Dominant, open nonverbal displays are attractive at zero-acquaintance

Tanya Vacharkulksemsuk*, Emily Reit, Poruz Khambatta, Paul W. Eastwick, Eli J. Finkel, Dana R. Carney

*Corresponding author for this work

Research output: Contribution to journalArticlepeer-review

25 Scopus citations

Abstract

Across two field studies of romantic attraction, we demonstrate that postural expansiveness makes humans more romantically appealing. In a field study (n = 144 speed-dates), we coded nonverbal behaviors associated with liking, love, and dominance. Postural expansiveness-expanding the body in physical space-was most predictive of attraction, with each one-unit increase in coded behavior from the video recordings nearly doubling a person's odds of getting a "yes" response from one's speed-dating partner. In a subsequent field experiment (n = 3,000), we tested the causality of postural expansion (vs. contraction) on attraction using a popular Global Positioning Systembased online-dating application. Mate-seekers rapidly flipped through photographs of potential sexual/date partners, selecting those they desired to meet for a date. Mate-seekers were significantly more likely to select partners displaying an expansive (vs. contractive) nonverbal posture. Mediation analyses demonstrate one plausible mechanism through which expansiveness is appealing: Expansiveness makes the dating candidate appear more dominant. In a dating world in which success sometimes is determined by a split-second decision rendered after a brief interaction or exposure to a static photograph, single persons have very little time to make a good impression. Our research suggests that a nonverbal dominance display increases a person's chances of being selected as a potential mate.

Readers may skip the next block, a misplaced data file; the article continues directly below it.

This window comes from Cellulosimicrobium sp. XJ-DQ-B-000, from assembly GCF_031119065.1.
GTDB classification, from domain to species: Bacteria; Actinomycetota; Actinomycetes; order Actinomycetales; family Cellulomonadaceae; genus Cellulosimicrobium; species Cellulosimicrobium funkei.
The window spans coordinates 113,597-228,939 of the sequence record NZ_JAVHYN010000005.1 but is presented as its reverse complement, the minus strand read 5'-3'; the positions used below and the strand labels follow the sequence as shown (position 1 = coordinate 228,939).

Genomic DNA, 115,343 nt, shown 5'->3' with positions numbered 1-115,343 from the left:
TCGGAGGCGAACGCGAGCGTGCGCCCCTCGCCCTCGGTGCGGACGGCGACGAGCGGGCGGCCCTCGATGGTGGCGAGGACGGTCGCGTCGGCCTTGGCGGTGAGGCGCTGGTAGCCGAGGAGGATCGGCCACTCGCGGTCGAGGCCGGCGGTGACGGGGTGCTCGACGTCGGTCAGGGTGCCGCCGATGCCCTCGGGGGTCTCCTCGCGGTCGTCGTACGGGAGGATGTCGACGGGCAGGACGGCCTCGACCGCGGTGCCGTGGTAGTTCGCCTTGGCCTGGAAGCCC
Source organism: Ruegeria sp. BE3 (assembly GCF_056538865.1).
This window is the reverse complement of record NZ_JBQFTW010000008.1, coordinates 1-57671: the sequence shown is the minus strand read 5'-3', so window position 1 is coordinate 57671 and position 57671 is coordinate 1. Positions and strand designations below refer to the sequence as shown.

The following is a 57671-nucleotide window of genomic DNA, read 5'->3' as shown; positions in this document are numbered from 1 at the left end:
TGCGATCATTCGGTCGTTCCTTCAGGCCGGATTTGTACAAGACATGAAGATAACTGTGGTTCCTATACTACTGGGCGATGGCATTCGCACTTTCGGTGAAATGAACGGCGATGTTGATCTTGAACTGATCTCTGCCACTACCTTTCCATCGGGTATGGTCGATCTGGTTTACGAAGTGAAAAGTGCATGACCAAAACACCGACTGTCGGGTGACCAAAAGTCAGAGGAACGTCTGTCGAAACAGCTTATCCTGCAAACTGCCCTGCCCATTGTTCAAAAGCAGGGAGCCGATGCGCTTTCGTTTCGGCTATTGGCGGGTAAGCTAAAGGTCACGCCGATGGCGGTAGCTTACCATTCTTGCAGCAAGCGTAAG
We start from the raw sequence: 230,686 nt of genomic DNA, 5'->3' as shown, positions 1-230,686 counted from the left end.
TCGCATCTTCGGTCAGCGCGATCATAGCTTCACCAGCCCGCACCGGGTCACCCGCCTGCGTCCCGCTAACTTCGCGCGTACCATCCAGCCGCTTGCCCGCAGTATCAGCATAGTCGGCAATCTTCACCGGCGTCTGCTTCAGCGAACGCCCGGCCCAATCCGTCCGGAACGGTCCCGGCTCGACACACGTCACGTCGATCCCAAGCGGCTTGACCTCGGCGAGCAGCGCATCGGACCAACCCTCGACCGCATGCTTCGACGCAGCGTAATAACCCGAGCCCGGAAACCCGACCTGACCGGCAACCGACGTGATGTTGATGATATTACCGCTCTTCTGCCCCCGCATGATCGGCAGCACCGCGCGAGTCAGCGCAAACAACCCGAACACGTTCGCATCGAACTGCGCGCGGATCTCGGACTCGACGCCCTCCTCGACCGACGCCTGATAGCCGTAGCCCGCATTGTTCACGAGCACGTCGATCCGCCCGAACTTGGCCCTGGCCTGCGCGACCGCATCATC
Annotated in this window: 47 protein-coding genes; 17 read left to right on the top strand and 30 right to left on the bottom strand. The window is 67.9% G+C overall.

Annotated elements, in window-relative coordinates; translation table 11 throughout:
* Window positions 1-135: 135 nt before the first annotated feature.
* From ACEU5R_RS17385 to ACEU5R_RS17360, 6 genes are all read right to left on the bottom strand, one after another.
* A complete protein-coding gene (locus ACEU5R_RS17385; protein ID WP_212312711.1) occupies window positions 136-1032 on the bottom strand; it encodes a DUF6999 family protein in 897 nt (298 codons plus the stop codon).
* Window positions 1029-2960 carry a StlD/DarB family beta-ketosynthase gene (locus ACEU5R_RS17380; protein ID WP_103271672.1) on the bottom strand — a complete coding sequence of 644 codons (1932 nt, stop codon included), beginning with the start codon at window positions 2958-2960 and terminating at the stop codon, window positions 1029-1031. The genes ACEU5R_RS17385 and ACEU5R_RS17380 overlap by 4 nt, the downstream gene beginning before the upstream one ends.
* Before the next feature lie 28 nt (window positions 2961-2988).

Original languageEnglish (US)
Pages (from-to)4009-4014
Number of pages6
JournalProceedings of the National Academy of Sciences of the United States of America
Volume113
Issue number15
DOIs
StatePublished - Apr 12 2016

Keywords

  • Attraction
  • Mate selection
  • Nonverbal behavior
  • Postural expansiveness
  • Romantic relationships

ASJC Scopus subject areas

  • General

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